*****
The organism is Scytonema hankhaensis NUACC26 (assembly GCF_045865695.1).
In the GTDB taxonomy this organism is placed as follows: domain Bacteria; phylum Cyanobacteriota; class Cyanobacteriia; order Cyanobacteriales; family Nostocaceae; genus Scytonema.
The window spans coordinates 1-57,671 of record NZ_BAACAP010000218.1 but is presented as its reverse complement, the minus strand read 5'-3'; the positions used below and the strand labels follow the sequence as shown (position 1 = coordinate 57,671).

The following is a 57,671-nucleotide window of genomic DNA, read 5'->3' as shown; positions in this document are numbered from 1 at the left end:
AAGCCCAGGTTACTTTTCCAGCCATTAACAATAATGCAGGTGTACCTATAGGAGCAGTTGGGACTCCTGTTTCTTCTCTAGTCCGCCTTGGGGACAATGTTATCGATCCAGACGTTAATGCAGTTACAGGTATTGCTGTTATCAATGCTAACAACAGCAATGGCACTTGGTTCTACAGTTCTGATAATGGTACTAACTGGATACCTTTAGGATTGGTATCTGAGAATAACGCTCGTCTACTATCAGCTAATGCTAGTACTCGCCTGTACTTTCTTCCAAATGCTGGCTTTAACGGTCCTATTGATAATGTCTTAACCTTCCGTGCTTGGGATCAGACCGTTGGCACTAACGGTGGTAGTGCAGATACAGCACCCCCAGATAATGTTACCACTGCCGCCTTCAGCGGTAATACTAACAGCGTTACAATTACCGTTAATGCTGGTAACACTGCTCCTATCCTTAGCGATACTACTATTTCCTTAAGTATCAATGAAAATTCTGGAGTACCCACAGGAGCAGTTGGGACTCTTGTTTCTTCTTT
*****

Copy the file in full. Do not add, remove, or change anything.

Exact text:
The organism is Scytonema hankhaensis NUACC26 (assembly GCF_045865695.1).
In the GTDB taxonomy this organism is placed as follows: domain Bacteria; phylum Cyanobacteriota; class Cyanobacteriia; order Cyanobacteriales; family Nostocaceae; genus Scytonema.
The window spans coordinates 1-57,671 of record NZ_BAACAP010000218.1 but is presented as its reverse complement, the minus strand read 5'-3'; the positions used below and the strand labels follow the sequence as shown (position 1 = coordinate 57,671).

The following is a 57,671-nucleotide window of genomic DNA, read 5'->3' as shown; positions in this document are numbered from 1 at the left end:
AAGCCCAGGTTACTTTTCCAGCCATTAACAATAATGCAGGTGTACCTATAGGAGCAGTTGGGACTCCTGTTTCTTCTCTAGTCCGCCTTGGGGACAATGTTATCGATCCAGACGTTAATGCAGTTACAGGTATTGCTGTTATCAATGCTAACAACAGCAATGGCACTTGGTTCTACAGTTCTGATAATGGTACTAACTGGATACCTTTAGGATTGGTATCTGAGAATAACGCTCGTCTACTATCAGCTAATGCTAGTACTCGCCTGTACTTTCTTCCAAATGCTGGCTTTAACGGTCCTATTGATAATGTCTTAACCTTCCGTGCTTGGGATCAGACCGTTGGCACTAACGGTGGTAGTGCAGATACAGCACCCCCAGATAATGTTACCACTGCCGCCTTCAGCGGTAATACTAACAGCGTTACAATTACCGTTAATGCTGGTAACACTGCTCCTATCCTTAGCGATACTACTATTTCCTTAAGTATCAATGAAAATTCTGGAGTACCCACAGGAGCAGTTGGGACTCTTGTTTCTTCTTT